When Steve went to work full-time at NFL Films in 1964, he arrived with a sense of mission. Ed had sketched the outline; Steve would jam it full of color, character, incident. The game had always been seen from a distance: the backsides of the linemen in three-point stance, the pile of bodies. Steve wanted to open the game like a sandwich, peer inside, show people things they'd never been able to see. He would take them onto the field, into the locker rooms—even into the huddle, the most sacred place in pro sports.
Steve began experimenting in the mid-1960s, pioneering techniques that still define sports coverage, documentary film, even reality TV. He was the first to mic a coach, the first to use pop music in sports films, the first to diagram a play onscreen. He put cameras everywhere. He kept filming the QB after he had thrown the ball and was tackled, showing fans what it's like when the wall of pain arrives.
Steve hired former NFL players to work the cameras, because they could better anticipate where the play was going. "I remember watching the camerawork, saying to myself, How do those guys do that?" said Hank McElwee, a cameraman and the director of photography at NFL Films. "They were getting angles you had never seen. On TV, you'd always see the shot from the main camera, which sits high above the stadium—never any handhelds. And here was this little company doing slow motion, doing sound. They were on the field. I remember saying 'Boy, that really makes you feel like you're part of the game.' "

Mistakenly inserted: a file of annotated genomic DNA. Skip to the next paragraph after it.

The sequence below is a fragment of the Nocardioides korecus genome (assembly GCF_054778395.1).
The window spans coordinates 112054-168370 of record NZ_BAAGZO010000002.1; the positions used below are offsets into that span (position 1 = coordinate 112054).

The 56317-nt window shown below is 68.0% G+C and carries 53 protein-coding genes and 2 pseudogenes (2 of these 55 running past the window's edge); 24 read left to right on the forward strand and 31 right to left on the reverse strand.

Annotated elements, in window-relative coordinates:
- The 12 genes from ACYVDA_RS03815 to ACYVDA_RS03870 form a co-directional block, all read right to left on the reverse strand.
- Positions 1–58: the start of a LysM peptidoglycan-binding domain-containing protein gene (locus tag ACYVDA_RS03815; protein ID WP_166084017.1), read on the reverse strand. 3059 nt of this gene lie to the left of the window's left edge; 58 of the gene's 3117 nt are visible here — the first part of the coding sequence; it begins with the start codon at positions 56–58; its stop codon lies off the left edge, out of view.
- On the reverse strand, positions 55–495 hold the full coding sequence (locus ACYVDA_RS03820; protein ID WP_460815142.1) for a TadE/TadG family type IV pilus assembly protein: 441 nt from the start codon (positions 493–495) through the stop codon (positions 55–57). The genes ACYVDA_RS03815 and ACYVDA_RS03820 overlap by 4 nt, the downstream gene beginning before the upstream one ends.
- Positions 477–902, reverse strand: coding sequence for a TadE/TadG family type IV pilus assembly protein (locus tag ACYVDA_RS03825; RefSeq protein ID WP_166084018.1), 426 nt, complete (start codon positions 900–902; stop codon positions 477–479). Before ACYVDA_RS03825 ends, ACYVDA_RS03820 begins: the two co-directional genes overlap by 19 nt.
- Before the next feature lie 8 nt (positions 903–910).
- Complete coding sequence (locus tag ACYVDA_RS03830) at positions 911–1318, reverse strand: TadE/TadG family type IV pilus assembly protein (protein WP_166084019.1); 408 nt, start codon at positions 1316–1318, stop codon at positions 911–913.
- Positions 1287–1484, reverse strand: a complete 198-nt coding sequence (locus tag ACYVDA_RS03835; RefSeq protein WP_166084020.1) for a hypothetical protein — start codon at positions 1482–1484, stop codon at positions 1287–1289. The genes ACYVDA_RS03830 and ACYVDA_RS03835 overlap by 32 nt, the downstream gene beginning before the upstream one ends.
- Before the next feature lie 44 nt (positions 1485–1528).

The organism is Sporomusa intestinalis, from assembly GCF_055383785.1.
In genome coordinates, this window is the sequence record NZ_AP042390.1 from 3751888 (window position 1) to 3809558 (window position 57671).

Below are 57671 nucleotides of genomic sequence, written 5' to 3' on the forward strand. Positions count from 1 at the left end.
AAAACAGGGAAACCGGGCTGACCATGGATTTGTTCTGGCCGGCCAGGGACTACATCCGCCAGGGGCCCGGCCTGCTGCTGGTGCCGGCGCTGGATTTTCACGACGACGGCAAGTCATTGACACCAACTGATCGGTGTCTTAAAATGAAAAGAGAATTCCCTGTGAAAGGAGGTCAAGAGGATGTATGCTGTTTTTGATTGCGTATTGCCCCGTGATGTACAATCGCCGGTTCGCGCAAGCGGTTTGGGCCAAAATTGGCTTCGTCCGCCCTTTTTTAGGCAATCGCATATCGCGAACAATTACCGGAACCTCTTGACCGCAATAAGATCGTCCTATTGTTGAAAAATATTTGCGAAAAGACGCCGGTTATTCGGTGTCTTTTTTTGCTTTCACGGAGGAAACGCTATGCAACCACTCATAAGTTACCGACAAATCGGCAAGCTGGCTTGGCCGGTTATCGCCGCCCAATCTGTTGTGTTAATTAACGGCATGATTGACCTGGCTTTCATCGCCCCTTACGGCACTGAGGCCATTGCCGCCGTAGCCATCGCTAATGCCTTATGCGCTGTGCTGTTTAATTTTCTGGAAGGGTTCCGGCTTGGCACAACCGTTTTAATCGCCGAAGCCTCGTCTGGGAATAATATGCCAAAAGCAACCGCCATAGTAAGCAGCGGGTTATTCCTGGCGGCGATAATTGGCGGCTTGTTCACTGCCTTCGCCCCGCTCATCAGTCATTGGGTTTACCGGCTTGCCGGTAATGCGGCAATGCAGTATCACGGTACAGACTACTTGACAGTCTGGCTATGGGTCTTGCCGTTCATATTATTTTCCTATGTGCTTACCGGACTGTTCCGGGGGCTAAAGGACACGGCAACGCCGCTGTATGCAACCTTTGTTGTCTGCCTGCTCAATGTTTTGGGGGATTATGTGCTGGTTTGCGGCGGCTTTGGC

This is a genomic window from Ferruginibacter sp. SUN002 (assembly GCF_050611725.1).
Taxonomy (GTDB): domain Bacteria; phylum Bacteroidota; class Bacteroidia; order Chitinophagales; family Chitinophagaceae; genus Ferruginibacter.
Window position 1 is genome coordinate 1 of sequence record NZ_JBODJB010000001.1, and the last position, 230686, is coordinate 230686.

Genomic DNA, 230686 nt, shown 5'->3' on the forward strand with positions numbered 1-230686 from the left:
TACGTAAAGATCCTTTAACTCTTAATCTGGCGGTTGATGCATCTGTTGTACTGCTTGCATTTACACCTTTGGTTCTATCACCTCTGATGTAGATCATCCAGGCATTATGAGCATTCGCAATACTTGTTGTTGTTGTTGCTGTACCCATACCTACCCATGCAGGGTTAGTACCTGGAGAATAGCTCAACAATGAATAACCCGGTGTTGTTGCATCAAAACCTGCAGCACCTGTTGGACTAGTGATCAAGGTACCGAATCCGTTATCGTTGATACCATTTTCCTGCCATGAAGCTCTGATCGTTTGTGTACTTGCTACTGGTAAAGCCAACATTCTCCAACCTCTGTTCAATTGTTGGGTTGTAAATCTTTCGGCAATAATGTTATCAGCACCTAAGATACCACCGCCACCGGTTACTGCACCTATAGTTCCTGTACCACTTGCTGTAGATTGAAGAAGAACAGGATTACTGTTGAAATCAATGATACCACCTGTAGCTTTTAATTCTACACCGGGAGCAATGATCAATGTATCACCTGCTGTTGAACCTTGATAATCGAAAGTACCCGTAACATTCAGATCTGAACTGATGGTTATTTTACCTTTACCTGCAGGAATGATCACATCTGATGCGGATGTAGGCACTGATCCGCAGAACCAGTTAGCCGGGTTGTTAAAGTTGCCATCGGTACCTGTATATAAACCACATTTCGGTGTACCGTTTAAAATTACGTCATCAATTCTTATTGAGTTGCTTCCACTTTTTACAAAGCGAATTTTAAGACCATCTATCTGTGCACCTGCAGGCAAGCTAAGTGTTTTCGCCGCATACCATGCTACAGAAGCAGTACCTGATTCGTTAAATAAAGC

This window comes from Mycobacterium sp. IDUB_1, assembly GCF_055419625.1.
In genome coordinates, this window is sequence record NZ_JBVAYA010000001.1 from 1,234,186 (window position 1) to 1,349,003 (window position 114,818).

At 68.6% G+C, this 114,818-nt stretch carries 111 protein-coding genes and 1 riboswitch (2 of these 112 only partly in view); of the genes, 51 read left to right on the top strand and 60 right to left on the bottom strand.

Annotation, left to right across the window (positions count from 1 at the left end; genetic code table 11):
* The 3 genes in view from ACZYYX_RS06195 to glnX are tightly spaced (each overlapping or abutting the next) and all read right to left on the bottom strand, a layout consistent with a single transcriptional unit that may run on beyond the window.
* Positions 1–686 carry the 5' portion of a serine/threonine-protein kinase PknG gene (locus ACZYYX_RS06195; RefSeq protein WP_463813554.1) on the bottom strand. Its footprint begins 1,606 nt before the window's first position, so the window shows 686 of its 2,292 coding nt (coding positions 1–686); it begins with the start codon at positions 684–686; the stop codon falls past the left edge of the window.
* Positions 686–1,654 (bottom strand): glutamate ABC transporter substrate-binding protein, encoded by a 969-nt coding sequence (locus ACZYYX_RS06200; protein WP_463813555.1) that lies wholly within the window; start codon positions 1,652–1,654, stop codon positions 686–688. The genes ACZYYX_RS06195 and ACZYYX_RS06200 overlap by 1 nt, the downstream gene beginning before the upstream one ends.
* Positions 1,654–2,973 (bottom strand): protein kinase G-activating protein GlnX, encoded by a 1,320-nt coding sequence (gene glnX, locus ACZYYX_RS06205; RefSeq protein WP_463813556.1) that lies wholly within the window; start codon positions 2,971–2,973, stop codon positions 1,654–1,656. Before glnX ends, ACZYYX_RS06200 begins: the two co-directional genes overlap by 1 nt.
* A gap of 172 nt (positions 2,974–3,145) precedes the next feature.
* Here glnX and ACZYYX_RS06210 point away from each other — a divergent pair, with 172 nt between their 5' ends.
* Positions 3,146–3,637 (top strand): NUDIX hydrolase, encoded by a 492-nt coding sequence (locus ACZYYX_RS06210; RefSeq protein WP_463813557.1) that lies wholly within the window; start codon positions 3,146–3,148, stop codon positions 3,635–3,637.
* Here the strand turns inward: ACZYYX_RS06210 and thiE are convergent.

There's a degree of Heisenberg's uncertainty principle in all this: by observing the game, the Sabols changed it. Their movies taught a generation of kids who became players how to behave onscreen. It made them self-conscious. "I remember the first player who looked into the lens and said 'Hi, Mom.' I thought it was the end of everything," Steve told me. " 'We can't capture it anymore. The players are thinking about us as much as we're thinking about them.' But I was wrong. In the end, the performance became another part of the game." If you want to understand football, don't look at Jim Brown or John Elway or Tom Brady, Steve explained. Look at Homer Jones, a receiver for the Giants in the 1960s. Players used to hand the ball to the referee after scoring, or toss it to the fans. Jones, wanting to distinguish himself, whipped it into the turf instead. The first spike. You can go from there to Billy "White Shoes" Johnson's end-zone dance, Ickey Woods's shuffle, Terrell Owens's Sharpie, Rob Gronkowski's antics. In the modern game, the camera is the 12th man, another participant in the unfolding drama.